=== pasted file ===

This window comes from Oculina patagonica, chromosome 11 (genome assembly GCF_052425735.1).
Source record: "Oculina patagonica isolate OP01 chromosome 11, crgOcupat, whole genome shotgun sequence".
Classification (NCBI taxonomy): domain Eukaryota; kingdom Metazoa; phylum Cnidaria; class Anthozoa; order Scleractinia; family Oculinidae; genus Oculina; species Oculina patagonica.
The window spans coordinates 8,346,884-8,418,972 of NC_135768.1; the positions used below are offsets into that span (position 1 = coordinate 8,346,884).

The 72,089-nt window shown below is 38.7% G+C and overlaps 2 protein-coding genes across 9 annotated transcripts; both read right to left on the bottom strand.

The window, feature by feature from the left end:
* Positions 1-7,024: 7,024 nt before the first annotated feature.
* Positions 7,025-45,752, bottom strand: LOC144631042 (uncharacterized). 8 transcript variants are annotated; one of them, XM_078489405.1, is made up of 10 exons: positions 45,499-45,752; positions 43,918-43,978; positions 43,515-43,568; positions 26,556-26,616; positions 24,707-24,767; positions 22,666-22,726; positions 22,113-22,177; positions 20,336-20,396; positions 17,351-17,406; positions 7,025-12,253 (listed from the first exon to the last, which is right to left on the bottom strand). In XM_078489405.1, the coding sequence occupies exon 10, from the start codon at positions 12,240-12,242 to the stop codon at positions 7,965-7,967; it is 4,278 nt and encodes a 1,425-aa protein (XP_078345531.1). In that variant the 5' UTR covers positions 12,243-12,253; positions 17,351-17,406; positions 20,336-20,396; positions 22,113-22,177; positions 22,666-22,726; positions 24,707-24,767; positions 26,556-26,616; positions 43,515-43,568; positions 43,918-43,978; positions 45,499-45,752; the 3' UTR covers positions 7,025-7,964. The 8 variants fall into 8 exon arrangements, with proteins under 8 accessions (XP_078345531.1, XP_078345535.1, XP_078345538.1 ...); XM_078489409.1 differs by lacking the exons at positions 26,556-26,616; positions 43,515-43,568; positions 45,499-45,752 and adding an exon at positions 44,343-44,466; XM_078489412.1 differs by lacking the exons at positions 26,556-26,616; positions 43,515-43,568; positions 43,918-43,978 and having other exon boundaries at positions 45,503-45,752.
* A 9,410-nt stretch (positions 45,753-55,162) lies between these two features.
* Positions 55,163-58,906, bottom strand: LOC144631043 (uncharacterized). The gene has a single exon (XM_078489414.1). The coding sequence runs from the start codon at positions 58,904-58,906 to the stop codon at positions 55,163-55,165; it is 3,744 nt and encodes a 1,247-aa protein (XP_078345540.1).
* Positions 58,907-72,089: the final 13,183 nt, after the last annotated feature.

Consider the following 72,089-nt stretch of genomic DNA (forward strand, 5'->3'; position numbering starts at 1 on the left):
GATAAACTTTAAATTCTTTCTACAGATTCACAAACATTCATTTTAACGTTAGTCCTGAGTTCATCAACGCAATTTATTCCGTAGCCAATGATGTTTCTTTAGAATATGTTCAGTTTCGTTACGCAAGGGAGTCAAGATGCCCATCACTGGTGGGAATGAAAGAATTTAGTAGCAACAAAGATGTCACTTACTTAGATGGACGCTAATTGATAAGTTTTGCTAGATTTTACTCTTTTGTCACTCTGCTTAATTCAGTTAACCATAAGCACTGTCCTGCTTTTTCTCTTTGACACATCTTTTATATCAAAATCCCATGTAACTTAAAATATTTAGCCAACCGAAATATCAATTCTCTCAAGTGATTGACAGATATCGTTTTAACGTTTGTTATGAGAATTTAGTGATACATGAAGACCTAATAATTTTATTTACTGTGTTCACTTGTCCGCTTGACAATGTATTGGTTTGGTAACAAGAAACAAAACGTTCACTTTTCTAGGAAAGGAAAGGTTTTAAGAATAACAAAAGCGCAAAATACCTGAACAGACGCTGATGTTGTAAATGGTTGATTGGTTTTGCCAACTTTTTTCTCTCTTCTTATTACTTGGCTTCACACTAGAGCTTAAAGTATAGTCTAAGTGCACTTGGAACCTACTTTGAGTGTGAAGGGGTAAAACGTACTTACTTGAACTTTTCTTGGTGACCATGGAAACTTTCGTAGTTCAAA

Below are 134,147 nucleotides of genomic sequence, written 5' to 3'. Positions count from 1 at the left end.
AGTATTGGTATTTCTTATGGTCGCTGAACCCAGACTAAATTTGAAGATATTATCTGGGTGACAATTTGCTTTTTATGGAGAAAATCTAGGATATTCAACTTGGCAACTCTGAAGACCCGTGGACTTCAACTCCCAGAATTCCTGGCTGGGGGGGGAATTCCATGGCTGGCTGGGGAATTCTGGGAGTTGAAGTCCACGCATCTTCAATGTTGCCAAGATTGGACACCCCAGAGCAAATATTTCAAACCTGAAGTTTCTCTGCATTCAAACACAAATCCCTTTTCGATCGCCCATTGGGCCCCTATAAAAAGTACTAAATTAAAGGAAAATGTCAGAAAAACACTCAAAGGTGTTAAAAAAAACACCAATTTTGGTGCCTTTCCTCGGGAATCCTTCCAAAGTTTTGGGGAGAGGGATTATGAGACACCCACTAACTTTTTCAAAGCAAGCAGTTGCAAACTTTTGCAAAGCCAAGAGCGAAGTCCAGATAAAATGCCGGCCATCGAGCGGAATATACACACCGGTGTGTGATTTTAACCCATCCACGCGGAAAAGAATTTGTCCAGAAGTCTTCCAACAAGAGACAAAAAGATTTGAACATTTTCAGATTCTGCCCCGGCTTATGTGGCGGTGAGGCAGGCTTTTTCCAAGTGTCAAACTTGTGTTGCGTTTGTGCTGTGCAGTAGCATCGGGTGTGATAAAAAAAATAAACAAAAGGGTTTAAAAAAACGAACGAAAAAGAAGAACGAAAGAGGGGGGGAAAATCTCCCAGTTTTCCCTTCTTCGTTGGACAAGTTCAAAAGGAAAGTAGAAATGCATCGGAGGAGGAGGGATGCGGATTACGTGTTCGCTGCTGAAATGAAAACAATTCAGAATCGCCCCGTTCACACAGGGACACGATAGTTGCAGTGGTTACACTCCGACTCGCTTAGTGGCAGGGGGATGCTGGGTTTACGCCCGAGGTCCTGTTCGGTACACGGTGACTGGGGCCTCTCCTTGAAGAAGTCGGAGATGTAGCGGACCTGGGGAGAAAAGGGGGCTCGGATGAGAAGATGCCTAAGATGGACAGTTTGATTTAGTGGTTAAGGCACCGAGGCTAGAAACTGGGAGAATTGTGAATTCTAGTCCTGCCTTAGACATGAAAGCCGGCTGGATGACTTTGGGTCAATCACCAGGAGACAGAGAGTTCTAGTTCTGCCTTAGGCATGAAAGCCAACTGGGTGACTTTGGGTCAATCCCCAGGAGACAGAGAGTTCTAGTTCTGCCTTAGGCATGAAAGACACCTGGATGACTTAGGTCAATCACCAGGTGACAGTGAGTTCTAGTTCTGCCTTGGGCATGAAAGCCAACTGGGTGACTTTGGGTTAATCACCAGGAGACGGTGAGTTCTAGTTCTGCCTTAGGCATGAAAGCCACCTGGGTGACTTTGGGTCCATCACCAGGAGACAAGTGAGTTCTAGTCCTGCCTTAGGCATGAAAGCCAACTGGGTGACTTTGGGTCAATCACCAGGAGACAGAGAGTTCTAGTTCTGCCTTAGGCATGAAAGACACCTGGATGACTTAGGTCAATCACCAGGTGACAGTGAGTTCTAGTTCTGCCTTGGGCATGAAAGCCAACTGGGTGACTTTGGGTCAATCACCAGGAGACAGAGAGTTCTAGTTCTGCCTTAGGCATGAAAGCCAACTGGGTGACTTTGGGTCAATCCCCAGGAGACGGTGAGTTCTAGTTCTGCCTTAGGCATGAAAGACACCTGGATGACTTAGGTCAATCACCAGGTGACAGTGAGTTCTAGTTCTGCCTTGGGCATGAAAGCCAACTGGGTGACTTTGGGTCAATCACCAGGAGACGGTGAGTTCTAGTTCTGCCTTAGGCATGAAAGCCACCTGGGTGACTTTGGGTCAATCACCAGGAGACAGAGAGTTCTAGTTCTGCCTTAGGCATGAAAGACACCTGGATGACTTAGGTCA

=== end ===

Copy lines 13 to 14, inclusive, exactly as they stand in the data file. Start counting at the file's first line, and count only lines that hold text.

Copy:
GATAAACTTTAAATTCTTTCTACAGATTCACAAACATTCATTTTAACGTTAGTCCTGAGTTCATCAACGCAATTTATTCCGTAGCCAATGATGTTTCTTTAGAATATGTTCAGTTTCGTTACGCAAGGGAGTCAAGATGCCCATCACTGGTGGGAATGAAAGAATTTAGTAGCAACAAAGATGTCACTTACTTAGATGGACGCTAATTGATAAGTTTTGCTAGATTTTACTCTTTTGTCACTCTGCTTAATTCAGTTAACCATAAGCACTGTCCTGCTTTTTCTCTTTGACACATCTTTTATATCAAAATCCCATGTAACTTAAAATATTTAGCCAACCGAAATATCAATTCTCTCAAGTGATTGACAGATATCGTTTTAACGTTTGTTATGAGAATTTAGTGATACATGAAGACCTAATAATTTTATTTACTGTGTTCACTTGTCCGCTTGACAATGTATTGGTTTGGTAACAAGAAACAAAACGTTCACTTTTCTAGGAAAGGAAAGGTTTTAAGAATAACAAAAGCGCAAAATACCTGAACAGACGCTGATGTTGTAAATGGTTGATTGGTTTTGCCAACTTTTTTCTCTCTTCTTATTACTTGGCTTCACACTAGAGCTTAAAGTATAGTCTAAGTGCACTTGGAACCTACTTTGAGTGTGAAGGGGTAAAACGTACTTACTTGAACTTTTCTTGGTGACCATGGAAACTTTCGTAGTTCAAA

Below are 134,147 nucleotides of genomic sequence, written 5' to 3'. Positions count from 1 at the left end.